It doesn’t matter just how fantastic your website may be if visitors can’t actually access it. Whether you run a blog, an e-commerce site or any other kind of online business, choosing the right web hosting provider is absolutely crucial to your success. What’s worse, many people who are shopping around for web hosts don’t even know what they should be looking for in the first place!
A new comparison engine has popped up called SiteGeek and it aims to provide you with comprehensive, objective reviews of thousands of different web hosting companies. Better still, all of this information is not only current and honest, but it’s also completely free. Here is our quick review of the site and what it has to offer.
Choosing a Web Host Just Got Easier
The main objective of SiteGeek is a simple one. It “monitors the entire Internet 24/7 and brings current information on 100 data-points about 40,000 web hosts directly to you for free.”
Yes, there are other websites out there that also list reviews of different web hosting companies, but SiteGeek says that many of these reviews can be spotty, outdated or even flat out wrong. They can also be incredibly biased, whereas SiteGeek aims to empower you with “100% impartial, data-driven web hosting reports and reviews by real users just like you.”
And that’s a big part of it: the reports are data-driven, as SiteGeek looks toward key data about each of the web hosts so you can make a more informed decision.
Provider Profiles and Reviews
The best way to illustrate what you get with SiteGeek is to look at one such report. Here is the Hostgator page on SiteGeek.
While the information is data driven, the report isn’t overly complicated. The line graphs, bar graphs, and pie charts make the data easier to understand, even by people who aren’t as tech savvy. You can see the overall breakdown of user sentiment, for instance, as well as the recorded uptime percentage. The report also breaks down the number of new domains on that web host, the number of transfers in and out, and so on.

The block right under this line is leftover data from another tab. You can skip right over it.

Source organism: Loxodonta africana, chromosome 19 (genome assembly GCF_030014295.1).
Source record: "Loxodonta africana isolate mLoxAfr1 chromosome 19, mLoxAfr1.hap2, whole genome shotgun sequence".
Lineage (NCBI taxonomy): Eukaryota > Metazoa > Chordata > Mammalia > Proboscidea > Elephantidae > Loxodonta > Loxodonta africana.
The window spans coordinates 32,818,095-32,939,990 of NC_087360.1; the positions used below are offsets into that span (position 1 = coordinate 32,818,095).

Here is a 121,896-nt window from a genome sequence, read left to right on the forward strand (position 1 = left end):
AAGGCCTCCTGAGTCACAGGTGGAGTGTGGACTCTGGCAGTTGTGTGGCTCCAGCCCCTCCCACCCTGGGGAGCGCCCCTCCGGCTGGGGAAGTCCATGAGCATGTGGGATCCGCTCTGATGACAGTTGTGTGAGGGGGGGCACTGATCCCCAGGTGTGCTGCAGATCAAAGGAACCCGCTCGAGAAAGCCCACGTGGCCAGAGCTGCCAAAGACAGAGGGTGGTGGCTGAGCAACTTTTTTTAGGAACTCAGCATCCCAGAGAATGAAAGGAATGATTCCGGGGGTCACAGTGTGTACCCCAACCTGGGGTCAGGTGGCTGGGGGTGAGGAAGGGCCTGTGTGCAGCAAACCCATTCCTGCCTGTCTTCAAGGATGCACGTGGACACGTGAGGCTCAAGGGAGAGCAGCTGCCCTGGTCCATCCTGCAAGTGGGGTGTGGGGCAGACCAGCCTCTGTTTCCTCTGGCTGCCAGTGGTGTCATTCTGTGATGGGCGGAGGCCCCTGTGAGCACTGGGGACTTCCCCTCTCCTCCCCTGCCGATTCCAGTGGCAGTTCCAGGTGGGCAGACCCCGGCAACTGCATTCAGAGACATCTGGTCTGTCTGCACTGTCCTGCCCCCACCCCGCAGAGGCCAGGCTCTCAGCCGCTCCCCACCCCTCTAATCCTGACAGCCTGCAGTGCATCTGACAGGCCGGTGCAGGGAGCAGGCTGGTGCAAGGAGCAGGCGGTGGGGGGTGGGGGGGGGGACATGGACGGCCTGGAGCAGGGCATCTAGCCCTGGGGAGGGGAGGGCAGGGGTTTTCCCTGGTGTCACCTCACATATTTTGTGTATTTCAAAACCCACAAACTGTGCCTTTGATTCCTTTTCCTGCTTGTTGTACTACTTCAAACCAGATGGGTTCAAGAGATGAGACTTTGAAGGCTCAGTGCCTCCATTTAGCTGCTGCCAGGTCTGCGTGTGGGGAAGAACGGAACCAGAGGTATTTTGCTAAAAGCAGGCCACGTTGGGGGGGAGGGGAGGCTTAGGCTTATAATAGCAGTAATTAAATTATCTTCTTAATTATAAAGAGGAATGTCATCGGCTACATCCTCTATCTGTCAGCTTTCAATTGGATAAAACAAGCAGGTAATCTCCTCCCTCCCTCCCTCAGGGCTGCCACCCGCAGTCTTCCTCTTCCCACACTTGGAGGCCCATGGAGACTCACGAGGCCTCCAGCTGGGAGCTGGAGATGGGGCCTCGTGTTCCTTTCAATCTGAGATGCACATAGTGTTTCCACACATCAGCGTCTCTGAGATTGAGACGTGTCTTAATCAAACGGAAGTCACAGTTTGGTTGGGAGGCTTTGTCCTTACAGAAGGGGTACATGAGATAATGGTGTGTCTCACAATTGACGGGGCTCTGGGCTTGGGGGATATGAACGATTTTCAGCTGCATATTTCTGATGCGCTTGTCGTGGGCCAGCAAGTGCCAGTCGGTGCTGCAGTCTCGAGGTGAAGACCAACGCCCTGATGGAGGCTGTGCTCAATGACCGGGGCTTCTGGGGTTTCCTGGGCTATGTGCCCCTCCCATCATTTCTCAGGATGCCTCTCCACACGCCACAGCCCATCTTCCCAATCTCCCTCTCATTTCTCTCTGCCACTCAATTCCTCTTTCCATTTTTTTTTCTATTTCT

It also helps that you can see the number of sites are hosted with that provider and you can click on through the “Traffic” tab for more data too. Below the graphs, you’ll find a section with user-submitted reviews. You get a rating out of five stars and a brief write-up. In the cast of Hostgator, though, there are no user reviews at the time of this writing, but that will likely change in time.
Analyzing the Daily Statistics
Using the search bar on the main page or near the top of every page on SiteGeek, you can look for any hosting provider that you desire. Beyond this, there is also a daily analysis that you can access with a myriad of statistics.
The main part of this daily report is the uptime and downtime analysis of all the web hosts in the SiteGeek database. You can see the top three companies in terms of uptime (which is typically 100%), as well as the worst three webhosts in terms of downtime (two have downtime over 10%!). This can be useful, but I would have liked to see a longer list of each, possibly a top five or a top ten.
Below that, you’ll find similar graphs illustrating the top 3 gaining and top 3 losing companies in terms of the number of customers they are gaining or losing that day. If you were thinking of signing up with a web host, but you notice that many customers are abandoning ship, you may want to reconsider your decision.
Still a Work in Progress
As it stands, SiteGeek holds a lot of promise. You get a really simple, yet also very robust engine that will monitor thousands of web hosting providers and key you in on some of the most important information about them.
That being said, SiteGeek is still a relatively new site and it still has room to grow. The advertising page is still blank, for instance, and there are still many missing entries on the FAQ page too. Thankfully, the core engine is fully operational and completely free to use. Shopping for a web host just got that much easier.